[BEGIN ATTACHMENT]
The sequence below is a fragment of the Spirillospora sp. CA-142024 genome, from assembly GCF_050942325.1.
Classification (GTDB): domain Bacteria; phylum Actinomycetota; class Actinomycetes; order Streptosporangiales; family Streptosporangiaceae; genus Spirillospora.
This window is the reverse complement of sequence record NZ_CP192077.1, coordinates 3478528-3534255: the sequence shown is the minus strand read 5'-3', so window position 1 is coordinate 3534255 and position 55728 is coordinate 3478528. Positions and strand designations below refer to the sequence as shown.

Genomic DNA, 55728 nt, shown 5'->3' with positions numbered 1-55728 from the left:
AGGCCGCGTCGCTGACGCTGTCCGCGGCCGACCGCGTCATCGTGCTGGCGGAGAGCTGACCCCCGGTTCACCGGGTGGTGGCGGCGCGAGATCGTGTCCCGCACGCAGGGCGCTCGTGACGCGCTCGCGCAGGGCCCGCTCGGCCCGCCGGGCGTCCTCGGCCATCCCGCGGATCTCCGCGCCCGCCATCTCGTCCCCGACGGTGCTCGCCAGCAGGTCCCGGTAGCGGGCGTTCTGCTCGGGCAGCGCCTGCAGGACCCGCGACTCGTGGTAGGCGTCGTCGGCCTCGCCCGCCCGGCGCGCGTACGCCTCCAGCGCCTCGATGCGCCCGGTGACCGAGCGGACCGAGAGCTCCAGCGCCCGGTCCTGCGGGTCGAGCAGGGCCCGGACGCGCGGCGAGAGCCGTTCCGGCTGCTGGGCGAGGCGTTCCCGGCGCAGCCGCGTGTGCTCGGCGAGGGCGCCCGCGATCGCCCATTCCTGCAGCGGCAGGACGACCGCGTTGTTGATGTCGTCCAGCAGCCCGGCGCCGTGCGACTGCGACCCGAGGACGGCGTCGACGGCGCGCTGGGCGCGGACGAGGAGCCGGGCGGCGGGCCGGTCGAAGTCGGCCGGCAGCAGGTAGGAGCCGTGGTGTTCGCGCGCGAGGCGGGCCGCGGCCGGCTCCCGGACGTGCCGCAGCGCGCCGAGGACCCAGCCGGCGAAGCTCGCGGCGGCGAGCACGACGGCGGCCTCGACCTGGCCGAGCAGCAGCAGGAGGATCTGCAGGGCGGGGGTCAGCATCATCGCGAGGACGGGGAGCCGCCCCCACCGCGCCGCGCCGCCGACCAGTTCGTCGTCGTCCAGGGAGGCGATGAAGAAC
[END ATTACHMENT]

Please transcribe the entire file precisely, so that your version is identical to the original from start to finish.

The sequence below is a fragment of the Spirillospora sp. CA-142024 genome, from assembly GCF_050942325.1.
Classification (GTDB): domain Bacteria; phylum Actinomycetota; class Actinomycetes; order Streptosporangiales; family Streptosporangiaceae; genus Spirillospora.
This window is the reverse complement of sequence record NZ_CP192077.1, coordinates 3478528-3534255: the sequence shown is the minus strand read 5'-3', so window position 1 is coordinate 3534255 and position 55728 is coordinate 3478528. Positions and strand designations below refer to the sequence as shown.

Genomic DNA, 55728 nt, shown 5'->3' with positions numbered 1-55728 from the left:
AGGCCGCGTCGCTGACGCTGTCCGCGGCCGACCGCGTCATCGTGCTGGCGGAGAGCTGACCCCCGGTTCACCGGGTGGTGGCGGCGCGAGATCGTGTCCCGCACGCAGGGCGCTCGTGACGCGCTCGCGCAGGGCCCGCTCGGCCCGCCGGGCGTCCTCGGCCATCCCGCGGATCTCCGCGCCCGCCATCTCGTCCCCGACGGTGCTCGCCAGCAGGTCCCGGTAGCGGGCGTTCTGCTCGGGCAGCGCCTGCAGGACCCGCGACTCGTGGTAGGCGTCGTCGGCCTCGCCCGCCCGGCGCGCGTACGCCTCCAGCGCCTCGATGCGCCCGGTGACCGAGCGGACCGAGAGCTCCAGCGCCCGGTCCTGCGGGTCGAGCAGGGCCCGGACGCGCGGCGAGAGCCGTTCCGGCTGCTGGGCGAGGCGTTCCCGGCGCAGCCGCGTGTGCTCGGCGAGGGCGCCCGCGATCGCCCATTCCTGCAGCGGCAGGACGACCGCGTTGTTGATGTCGTCCAGCAGCCCGGCGCCGTGCGACTGCGACCCGAGGACGGCGTCGACGGCGCGCTGGGCGCGGACGAGGAGCCGGGCGGCGGGCCGGTCGAAGTCGGCCGGCAGCAGGTAGGAGCCGTGGTGTTCGCGCGCGAGGCGGGCCGCGGCCGGCTCCCGGACGTGCCGCAGCGCGCCGAGGACCCAGCCGGCGAAGCTCGCGGCGGCGAGCACGACGGCGGCCTCGACCTGGCCGAGCAGCAGCAGGAGGATCTGCAGGGCGGGGGTCAGCATCATCGCGAGGACGGGGAGCCGCCCCCACCGCGCCGCGCCGCCGACCAGTTCGTCGTCGTCCAGGGAGGCGATGAAGAAC